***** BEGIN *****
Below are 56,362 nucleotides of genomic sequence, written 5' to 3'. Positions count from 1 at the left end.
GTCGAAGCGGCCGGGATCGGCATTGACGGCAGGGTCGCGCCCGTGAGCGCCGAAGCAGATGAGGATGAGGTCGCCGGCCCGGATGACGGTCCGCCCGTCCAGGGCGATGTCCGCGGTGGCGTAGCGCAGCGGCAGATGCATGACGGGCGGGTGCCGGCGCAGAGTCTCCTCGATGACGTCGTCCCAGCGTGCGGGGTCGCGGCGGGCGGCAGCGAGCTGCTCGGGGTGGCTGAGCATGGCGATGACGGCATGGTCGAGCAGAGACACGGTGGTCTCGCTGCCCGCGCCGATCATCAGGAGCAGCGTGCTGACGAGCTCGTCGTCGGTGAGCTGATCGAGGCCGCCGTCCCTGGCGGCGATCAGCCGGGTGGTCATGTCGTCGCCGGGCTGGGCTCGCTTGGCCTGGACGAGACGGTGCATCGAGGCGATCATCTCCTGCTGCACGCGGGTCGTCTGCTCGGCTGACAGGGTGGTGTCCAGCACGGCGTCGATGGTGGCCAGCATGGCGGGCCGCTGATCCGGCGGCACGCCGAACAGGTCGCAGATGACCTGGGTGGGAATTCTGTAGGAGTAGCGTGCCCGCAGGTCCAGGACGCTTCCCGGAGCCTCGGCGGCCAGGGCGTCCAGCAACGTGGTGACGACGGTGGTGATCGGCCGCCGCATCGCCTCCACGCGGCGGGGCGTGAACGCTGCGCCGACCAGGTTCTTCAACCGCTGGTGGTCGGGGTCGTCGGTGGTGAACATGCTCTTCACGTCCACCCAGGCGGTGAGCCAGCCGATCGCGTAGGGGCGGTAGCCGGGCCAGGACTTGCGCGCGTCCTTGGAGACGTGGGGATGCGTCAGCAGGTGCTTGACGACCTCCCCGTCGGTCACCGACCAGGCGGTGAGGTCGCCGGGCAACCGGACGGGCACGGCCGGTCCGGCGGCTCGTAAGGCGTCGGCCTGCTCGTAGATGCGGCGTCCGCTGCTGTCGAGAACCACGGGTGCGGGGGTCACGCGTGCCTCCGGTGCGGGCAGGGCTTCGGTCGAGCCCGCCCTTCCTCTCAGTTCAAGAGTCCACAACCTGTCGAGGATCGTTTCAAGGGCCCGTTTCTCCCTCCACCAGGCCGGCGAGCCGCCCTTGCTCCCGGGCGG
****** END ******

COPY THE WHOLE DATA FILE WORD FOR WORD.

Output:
Below are 56,362 nucleotides of genomic sequence, written 5' to 3'. Positions count from 1 at the left end.
GTCGAAGCGGCCGGGATCGGCATTGACGGCAGGGTCGCGCCCGTGAGCGCCGAAGCAGATGAGGATGAGGTCGCCGGCCCGGATGACGGTCCGCCCGTCCAGGGCGATGTCCGCGGTGGCGTAGCGCAGCGGCAGATGCATGACGGGCGGGTGCCGGCGCAGAGTCTCCTCGATGACGTCGTCCCAGCGTGCGGGGTCGCGGCGGGCGGCAGCGAGCTGCTCGGGGTGGCTGAGCATGGCGATGACGGCATGGTCGAGCAGAGACACGGTGGTCTCGCTGCCCGCGCCGATCATCAGGAGCAGCGTGCTGACGAGCTCGTCGTCGGTGAGCTGATCGAGGCCGCCGTCCCTGGCGGCGATCAGCCGGGTGGTCATGTCGTCGCCGGGCTGGGCTCGCTTGGCCTGGACGAGACGGTGCATCGAGGCGATCATCTCCTGCTGCACGCGGGTCGTCTGCTCGGCTGACAGGGTGGTGTCCAGCACGGCGTCGATGGTGGCCAGCATGGCGGGCCGCTGATCCGGCGGCACGCCGAACAGGTCGCAGATGACCTGGGTGGGAATTCTGTAGGAGTAGCGTGCCCGCAGGTCCAGGACGCTTCCCGGAGCCTCGGCGGCCAGGGCGTCCAGCAACGTGGTGACGACGGTGGTGATCGGCCGCCGCATCGCCTCCACGCGGCGGGGCGTGAACGCTGCGCCGACCAGGTTCTTCAACCGCTGGTGGTCGGGGTCGTCGGTGGTGAACATGCTCTTCACGTCCACCCAGGCGGTGAGCCAGCCGATCGCGTAGGGGCGGTAGCCGGGCCAGGACTTGCGCGCGTCCTTGGAGACGTGGGGATGCGTCAGCAGGTGCTTGACGACCTCCCCGTCGGTCACCGACCAGGCGGTGAGGTCGCCGGGCAACCGGACGGGCACGGCCGGTCCGGCGGCTCGTAAGGCGTCGGCCTGCTCGTAGATGCGGCGTCCGCTGCTGTCGAGAACCACGGGTGCGGGGGTCACGCGTGCCTCCGGTGCGGGCAGGGCTTCGGTCGAGCCCGCCCTTCCTCTCAGTTCAAGAGTCCACAACCTGTCGAGGATCGTTTCAAGGGCCCGTTTCTCCCTCCACCAGGCCGGCGAGCCGCCCTTGCTCCCGGGCGG